Coventry City Council, Coventry Airport: not yet defined, in planning
Coventry City Council and Coventry Airport submitted a planning application for a Gigafactory site at Coventry airport in July 2021. There are no defined plans for battery manufacturing, and the move could be viewed as an attempt to lure Gigafactory operators to Coventry through short-cutting the site selection and planning processes. The planning application is for 5.7 million square feet of battery manufacturing and recycling space, with InoBat suggested as a potential site partner. The project is aiming to include cell and battery manufacture as well as battery recycling, with links to the UK Battery Industrialisation Centre. Coventry is the home to Jaguar Land Rover, the UK’s largest car manufacturer, as well as many other smaller vehicle manufacturers. Although costs for the plant will vary depending on the ultimate scope, Coventry City Council are estimating an investment of £2Bn with 4,500 direct jobs created.
Emerging trends in UK Gigafactories
Sites are co-located with existing vehicle manufacturing hubs
All UK sites either in operation or under development are co-located with vehicle manufacturing hubs. This is logical, given that vehicle manufacturing hubs often have brownfield sites available, local governments are strongly supportive and there is local worker pride in vehicle manufacturing. It also provides opportunities for co-development of battery modules and reduces supply chain risk. Skills alignment with existent local workforces may be challenging, as battery manufacture requires somewhat different skills profiles to vehicle assembly. All UK vehicle manufacturing hubs now have Gigafactory projects earmarked for them, so future Gigafactories developers must decide whether to compete for human resources and government funding as 2nd entrants in vehicle hubs, or seek sites elsewhere. Regardless of where they decide to go, there will be enduring central and local government support for Gigafactories. Finding 250-acre sites on flat and level ground, with good transport links, an acceptable distance from EV manufacturing customers and a suitably skilled local workforce may prove challenging.
Integration with renewables
All new Gigafactories are expected to be powered by renewable energy, a not insignificant undertaking given that Gigafactories use around 50–65 kWh of electricity per kWh of battery capacity. Britishvolt has the option to use hydropower through the North Sea Link interconnector from Norway, for example. The integration between Gigafactories and renewables presents an opportunity for renewable energy developers as future sites are announced. The staged nature of Gigafactories fits well with staged renewable energy developments in solar or wind, and joint planning applications for factories plus renewable developments are likely to be viewed favourably by planning authorities.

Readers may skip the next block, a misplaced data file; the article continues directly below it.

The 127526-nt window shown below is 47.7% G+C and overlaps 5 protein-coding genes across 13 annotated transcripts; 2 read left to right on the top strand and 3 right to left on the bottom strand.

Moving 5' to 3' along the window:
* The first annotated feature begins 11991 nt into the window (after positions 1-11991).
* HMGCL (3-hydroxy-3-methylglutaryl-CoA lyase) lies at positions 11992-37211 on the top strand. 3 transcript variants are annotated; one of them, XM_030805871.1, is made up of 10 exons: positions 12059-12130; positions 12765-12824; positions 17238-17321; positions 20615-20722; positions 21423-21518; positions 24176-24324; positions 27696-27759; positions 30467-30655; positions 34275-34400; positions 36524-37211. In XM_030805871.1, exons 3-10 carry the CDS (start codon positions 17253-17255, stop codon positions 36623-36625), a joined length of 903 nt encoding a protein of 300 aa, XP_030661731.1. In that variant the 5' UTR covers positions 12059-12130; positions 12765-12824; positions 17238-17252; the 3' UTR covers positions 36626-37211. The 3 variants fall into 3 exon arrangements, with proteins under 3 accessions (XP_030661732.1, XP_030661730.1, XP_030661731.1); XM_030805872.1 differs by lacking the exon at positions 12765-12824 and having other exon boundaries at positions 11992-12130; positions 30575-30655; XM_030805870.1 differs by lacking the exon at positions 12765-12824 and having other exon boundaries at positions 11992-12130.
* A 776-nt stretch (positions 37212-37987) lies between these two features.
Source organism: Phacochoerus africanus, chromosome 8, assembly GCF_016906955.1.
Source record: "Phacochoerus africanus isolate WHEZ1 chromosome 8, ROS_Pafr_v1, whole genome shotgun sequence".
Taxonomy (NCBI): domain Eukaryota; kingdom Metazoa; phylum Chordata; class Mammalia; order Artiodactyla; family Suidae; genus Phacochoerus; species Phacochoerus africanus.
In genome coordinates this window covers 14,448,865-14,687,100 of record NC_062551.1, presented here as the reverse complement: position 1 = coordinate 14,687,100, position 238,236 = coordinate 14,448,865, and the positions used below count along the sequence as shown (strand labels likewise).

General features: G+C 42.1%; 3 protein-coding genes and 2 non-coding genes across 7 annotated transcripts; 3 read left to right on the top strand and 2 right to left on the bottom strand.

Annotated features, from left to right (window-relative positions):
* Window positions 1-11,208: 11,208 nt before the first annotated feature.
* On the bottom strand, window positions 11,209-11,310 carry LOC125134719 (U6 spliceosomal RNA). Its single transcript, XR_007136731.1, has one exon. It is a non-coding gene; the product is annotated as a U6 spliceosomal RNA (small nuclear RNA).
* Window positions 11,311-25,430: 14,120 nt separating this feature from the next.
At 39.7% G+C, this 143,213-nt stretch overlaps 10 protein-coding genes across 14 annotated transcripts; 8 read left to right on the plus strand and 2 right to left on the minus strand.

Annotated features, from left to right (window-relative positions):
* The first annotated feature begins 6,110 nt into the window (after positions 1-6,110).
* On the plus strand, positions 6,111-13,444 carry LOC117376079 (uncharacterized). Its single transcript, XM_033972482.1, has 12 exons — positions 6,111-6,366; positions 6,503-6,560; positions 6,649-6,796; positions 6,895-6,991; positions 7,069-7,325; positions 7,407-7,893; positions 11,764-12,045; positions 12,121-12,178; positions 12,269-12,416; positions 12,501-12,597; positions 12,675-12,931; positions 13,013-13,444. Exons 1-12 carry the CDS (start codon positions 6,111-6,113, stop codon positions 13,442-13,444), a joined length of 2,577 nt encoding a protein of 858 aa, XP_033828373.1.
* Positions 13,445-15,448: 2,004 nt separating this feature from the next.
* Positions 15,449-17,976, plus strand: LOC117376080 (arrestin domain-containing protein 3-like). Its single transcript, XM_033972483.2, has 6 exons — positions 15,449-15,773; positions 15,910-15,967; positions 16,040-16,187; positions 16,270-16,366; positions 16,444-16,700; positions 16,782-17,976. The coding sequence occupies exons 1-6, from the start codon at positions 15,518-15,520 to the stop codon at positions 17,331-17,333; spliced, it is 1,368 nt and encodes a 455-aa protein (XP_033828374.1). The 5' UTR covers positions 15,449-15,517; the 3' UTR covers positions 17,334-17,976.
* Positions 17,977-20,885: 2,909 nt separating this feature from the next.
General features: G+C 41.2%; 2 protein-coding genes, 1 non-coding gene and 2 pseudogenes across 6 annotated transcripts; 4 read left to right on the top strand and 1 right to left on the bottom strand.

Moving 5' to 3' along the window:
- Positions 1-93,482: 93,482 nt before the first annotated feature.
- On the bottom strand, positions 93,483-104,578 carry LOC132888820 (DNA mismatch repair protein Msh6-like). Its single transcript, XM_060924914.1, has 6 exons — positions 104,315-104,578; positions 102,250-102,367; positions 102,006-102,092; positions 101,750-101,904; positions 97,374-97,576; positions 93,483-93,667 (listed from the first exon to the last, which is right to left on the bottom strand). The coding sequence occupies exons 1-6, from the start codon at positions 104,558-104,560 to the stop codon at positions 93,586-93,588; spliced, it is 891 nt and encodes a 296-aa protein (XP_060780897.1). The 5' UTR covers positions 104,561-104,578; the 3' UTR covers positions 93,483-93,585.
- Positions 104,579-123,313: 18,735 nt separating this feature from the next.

Planned projects do not address battery recycling
With the exception of the Coventry Airport scheme, which is essentially still an “empty box”, projects do not address the need for EV battery recycling. This is unsurprising, as existing EVs have not yet reached end-of-life, and there is currently limited demand for recycling and rules-of-origin requirements are not yet in place. However, given that UK production of lithium is still at pilot stage, and the UK has no other battery metal resources, this will need to be addressed if the UK is to have an easy transition to EU rules of origin requirements.
Co-locating battery recycling adjacent to Gigafactories is not necessary, but could help create regional battery hubs where better integration between manufacturing and recycling drives efficiencies. These efficiencies could come through EV manufacturers designing battery modules better for recycling or for re-use of battery module components. Closer integration between battery manufacturers and battery recyclers depends on having both industries in place, but neither are yet well developed in the UK.